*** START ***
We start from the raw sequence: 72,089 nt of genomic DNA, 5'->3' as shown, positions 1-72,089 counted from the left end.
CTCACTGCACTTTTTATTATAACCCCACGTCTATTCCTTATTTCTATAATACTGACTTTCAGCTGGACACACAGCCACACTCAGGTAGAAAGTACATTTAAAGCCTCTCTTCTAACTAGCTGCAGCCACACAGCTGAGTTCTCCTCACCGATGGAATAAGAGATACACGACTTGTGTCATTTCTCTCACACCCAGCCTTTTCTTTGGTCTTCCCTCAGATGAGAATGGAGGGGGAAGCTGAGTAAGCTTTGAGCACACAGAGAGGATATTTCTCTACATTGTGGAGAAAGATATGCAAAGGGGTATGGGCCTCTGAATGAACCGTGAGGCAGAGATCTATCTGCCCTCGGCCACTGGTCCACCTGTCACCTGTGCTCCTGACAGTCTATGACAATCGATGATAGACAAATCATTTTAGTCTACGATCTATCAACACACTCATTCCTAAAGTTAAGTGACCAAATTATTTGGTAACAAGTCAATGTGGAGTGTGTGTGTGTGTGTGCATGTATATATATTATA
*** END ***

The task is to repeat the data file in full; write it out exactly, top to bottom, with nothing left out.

We start from the raw sequence: 72,089 nt of genomic DNA, 5'->3' as shown, positions 1-72,089 counted from the left end.
CTCACTGCACTTTTTATTATAACCCCACGTCTATTCCTTATTTCTATAATACTGACTTTCAGCTGGACACACAGCCACACTCAGGTAGAAAGTACATTTAAAGCCTCTCTTCTAACTAGCTGCAGCCACACAGCTGAGTTCTCCTCACCGATGGAATAAGAGATACACGACTTGTGTCATTTCTCTCACACCCAGCCTTTTCTTTGGTCTTCCCTCAGATGAGAATGGAGGGGGAAGCTGAGTAAGCTTTGAGCACACAGAGAGGATATTTCTCTACATTGTGGAGAAAGATATGCAAAGGGGTATGGGCCTCTGAATGAACCGTGAGGCAGAGATCTATCTGCCCTCGGCCACTGGTCCACCTGTCACCTGTGCTCCTGACAGTCTATGACAATCGATGATAGACAAATCATTTTAGTCTACGATCTATCAACACACTCATTCCTAAAGTTAAGTGACCAAATTATTTGGTAACAAGTCAATGTGGAGTGTGTGTGTGTGTGTGCATGTATATATATTATA